Storing leftover seeds correctly from one growing season to the next reduces waste and can save money. Keeping seeds in a cool, dry location such as a basement or even the fridge can preserve their viability. Whether stored properly or not, there are simple methods you can take to determine if your seeds from seasons past will perform for you again in the upcoming garden.
Place 10 seeds of a single variety a few centimeters apart on a damp paper towel and fold the towel over itself to cover the seeds. Seal the towel in a plastic bag. Mark the date and plant variety on the outside of the bag. Repeat this process for each variety of seed you want to test. Keep the bags in a warm location. Watch for sprouting based on the days to germination listed on the seed packet. Typically, 7 to 10 days is a reasonable amount of time to start checking for growth. When you notice sprouting, unroll the paper towel and count how many seeds are active. If, for example, only five out of the 10 seeds of one variety have germinated, you can expect a 50% success rate for those plants to grow in your garden as well.
Following this germination test process will help you decide which seeds need to be replaced and which ones will produce acceptable results for the garden. Seeds that have sprouted from your germination test can be planted in a container and protected indoors until it is safe for outdoor planting. Carefully tear the paper towel around each sprouted seed and plant them in the soil with the paper intact. This will prevent damage to the fragile root system. Edible varieties such as lettuce and spinach can be harvested after about a week of growing and consumed as microgreens.
A second method of evaluating seed viability is the float test. This is primarily for larger seeds such as melons, beans and corn. Place the seeds in a bowl of water. After several hours note which seeds are floating and which have sunk to the bottom of the bowl. Seeds that are not viable will float to the top because they are incomplete, potentially lacking an embryo or carbohydrates and are essentially hollow. Seeds that sink to the bottom should still be intact and suitable for spring planting.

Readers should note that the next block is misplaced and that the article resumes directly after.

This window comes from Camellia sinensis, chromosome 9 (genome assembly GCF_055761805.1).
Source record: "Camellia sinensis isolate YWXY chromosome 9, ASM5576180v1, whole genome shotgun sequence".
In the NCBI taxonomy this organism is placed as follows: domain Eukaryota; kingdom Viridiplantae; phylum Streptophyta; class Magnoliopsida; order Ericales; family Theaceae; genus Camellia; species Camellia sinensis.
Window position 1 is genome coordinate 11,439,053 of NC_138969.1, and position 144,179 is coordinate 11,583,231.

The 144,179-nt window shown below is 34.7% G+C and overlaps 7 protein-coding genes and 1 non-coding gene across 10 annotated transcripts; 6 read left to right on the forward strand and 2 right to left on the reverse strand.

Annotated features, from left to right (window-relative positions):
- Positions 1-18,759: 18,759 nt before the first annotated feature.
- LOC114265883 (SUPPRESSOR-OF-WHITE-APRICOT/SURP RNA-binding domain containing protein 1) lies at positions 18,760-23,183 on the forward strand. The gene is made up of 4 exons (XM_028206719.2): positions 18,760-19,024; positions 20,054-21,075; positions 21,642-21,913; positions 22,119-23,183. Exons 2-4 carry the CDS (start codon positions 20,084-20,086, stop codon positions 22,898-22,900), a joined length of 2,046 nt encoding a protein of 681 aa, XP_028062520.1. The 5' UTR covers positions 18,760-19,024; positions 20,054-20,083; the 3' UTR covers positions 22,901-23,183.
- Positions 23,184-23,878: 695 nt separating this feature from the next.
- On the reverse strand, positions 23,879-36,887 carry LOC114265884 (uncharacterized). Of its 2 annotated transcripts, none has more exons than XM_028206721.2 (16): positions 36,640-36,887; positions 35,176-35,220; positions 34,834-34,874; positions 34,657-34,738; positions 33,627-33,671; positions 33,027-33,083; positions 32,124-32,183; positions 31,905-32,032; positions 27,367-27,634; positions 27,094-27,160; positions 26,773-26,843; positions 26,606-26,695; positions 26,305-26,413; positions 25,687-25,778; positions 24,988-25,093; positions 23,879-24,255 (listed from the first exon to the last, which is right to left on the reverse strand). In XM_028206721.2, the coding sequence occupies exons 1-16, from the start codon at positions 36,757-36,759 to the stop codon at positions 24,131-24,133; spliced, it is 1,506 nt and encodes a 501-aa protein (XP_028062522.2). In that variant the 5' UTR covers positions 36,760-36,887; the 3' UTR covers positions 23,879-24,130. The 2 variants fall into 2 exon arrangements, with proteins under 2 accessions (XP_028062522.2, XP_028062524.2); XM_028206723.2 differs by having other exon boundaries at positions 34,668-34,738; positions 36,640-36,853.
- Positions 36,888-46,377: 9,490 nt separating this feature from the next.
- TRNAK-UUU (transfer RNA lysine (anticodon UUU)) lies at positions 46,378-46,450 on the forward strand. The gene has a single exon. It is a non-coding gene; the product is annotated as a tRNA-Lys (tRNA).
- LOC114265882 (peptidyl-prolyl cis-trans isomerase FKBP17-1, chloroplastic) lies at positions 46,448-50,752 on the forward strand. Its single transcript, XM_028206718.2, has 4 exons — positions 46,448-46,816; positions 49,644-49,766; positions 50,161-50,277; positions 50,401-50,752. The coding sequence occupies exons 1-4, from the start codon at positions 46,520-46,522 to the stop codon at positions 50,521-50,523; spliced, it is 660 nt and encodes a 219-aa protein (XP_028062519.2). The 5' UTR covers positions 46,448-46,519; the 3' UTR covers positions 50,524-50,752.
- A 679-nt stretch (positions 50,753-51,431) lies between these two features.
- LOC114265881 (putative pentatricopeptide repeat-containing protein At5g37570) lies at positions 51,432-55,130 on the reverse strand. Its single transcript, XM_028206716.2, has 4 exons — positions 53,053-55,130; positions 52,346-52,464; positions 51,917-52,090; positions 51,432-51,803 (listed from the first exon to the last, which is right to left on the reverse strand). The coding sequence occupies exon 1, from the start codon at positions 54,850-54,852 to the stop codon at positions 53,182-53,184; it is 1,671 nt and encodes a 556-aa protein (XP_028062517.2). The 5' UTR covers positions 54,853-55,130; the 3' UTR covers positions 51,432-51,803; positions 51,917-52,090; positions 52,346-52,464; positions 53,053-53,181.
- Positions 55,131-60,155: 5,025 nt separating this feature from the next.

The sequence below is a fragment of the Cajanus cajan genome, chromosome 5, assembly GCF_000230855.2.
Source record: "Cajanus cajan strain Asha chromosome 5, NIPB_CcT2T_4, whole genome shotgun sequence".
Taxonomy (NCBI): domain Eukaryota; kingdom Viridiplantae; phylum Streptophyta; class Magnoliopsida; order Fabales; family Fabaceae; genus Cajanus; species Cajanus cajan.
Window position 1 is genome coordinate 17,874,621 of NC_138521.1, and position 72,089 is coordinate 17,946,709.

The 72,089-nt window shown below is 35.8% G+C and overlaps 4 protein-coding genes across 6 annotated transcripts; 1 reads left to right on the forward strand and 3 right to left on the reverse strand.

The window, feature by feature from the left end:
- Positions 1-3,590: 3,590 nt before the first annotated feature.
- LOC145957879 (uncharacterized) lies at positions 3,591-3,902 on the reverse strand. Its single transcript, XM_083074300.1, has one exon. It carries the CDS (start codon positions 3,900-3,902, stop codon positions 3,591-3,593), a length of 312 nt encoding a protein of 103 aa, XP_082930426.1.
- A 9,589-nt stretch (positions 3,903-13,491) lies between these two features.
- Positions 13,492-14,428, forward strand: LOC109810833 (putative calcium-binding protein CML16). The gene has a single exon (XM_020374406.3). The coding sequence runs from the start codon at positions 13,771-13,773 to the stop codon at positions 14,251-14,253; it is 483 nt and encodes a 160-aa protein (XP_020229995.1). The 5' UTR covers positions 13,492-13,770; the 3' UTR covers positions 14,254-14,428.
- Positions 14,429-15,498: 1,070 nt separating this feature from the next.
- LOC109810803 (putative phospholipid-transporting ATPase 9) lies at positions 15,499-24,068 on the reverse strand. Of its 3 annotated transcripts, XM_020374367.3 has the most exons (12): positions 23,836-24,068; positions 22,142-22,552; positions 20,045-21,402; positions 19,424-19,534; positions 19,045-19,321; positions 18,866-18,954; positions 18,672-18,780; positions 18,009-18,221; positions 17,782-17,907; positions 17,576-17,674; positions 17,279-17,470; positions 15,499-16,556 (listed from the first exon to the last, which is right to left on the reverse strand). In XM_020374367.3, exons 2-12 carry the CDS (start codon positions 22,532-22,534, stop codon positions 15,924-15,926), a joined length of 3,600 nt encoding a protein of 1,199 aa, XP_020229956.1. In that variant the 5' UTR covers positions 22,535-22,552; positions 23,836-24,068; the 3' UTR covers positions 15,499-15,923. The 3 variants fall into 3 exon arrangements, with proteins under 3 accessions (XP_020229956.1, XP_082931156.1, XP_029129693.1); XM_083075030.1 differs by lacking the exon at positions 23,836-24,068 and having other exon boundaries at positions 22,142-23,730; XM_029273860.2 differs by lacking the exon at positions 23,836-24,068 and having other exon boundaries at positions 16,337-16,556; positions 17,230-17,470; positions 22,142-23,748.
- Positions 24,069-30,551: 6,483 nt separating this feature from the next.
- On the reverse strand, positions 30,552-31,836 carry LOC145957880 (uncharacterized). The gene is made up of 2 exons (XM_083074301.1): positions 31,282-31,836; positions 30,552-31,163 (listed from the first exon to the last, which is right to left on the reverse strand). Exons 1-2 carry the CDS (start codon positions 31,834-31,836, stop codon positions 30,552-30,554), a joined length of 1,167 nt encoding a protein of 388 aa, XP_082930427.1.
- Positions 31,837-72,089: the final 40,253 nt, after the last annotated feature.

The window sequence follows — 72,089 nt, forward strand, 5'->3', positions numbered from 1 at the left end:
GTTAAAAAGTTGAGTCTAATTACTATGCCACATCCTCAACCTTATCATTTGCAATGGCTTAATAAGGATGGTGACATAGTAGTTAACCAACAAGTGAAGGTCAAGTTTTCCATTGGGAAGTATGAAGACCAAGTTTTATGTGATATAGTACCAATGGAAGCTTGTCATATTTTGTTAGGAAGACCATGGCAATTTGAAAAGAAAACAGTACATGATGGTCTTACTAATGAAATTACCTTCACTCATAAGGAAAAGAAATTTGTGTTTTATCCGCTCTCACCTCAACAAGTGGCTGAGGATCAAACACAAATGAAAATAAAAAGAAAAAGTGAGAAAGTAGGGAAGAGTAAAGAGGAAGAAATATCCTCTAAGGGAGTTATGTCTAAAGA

When gardening with expired seeds, sow more thickly to compensate for the lower germination rate. You can always thin your plants out if too many germinate. This will help prevent the disappointment of sparse sprouting while also not wasting seeds.
Now you’re ready to supplement your collection by ordering more seeds. It is easy to become overwhelmed by the selection of plants available while perusing the seed catalog and you may find yourself spending more time on this task than anticipated. Keep a list of what you will plant of your seeds from last year along with a list of seeds to purchase. Knowing in advance which plants you positively want to grow, those you are considering growing again, and the plants you do NOT want to grow again based on previous years’ experiences will help you stay on track and within your budget in terms of money and space.
Cynthia Domenghini is an instructor and coordinator for K-State’s horticultural therapy online certificate program.